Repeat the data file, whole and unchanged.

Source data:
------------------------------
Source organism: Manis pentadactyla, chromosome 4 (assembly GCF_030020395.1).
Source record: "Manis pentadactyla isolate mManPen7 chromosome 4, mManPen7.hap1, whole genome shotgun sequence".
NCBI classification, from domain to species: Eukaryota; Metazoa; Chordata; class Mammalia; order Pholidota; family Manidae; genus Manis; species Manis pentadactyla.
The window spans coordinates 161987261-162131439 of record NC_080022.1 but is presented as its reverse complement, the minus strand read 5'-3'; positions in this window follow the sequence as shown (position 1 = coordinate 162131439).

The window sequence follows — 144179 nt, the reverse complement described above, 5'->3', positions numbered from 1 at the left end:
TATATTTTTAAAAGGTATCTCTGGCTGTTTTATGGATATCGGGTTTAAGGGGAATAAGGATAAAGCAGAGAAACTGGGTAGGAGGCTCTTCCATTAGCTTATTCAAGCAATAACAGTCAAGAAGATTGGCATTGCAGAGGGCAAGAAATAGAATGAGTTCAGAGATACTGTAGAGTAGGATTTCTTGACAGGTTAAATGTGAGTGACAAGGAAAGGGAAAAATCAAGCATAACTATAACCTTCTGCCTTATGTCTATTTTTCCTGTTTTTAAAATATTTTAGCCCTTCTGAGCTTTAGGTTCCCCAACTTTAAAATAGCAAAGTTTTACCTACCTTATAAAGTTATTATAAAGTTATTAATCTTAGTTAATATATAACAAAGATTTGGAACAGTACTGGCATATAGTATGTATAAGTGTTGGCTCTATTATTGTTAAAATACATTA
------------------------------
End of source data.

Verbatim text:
Source organism: Manis pentadactyla, chromosome 4 (assembly GCF_030020395.1).
Source record: "Manis pentadactyla isolate mManPen7 chromosome 4, mManPen7.hap1, whole genome shotgun sequence".
NCBI classification, from domain to species: Eukaryota; Metazoa; Chordata; class Mammalia; order Pholidota; family Manidae; genus Manis; species Manis pentadactyla.
The window spans coordinates 161987261-162131439 of record NC_080022.1 but is presented as its reverse complement, the minus strand read 5'-3'; positions in this window follow the sequence as shown (position 1 = coordinate 162131439).

The window sequence follows — 144179 nt, the reverse complement described above, 5'->3', positions numbered from 1 at the left end:
TATATTTTTAAAAGGTATCTCTGGCTGTTTTATGGATATCGGGTTTAAGGGGAATAAGGATAAAGCAGAGAAACTGGGTAGGAGGCTCTTCCATTAGCTTATTCAAGCAATAACAGTCAAGAAGATTGGCATTGCAGAGGGCAAGAAATAGAATGAGTTCAGAGATACTGTAGAGTAGGATTTCTTGACAGGTTAAATGTGAGTGACAAGGAAAGGGAAAAATCAAGCATAACTATAACCTTCTGCCTTATGTCTATTTTTCCTGTTTTTAAAATATTTTAGCCCTTCTGAGCTTTAGGTTCCCCAACTTTAAAATAGCAAAGTTTTACCTACCTTATAAAGTTATTATAAAGTTATTAATCTTAGTTAATATATAACAAAGATTTGGAACAGTACTGGCATATAGTATGTATAAGTGTTGGCTCTATTATTGTTAAAATACATTA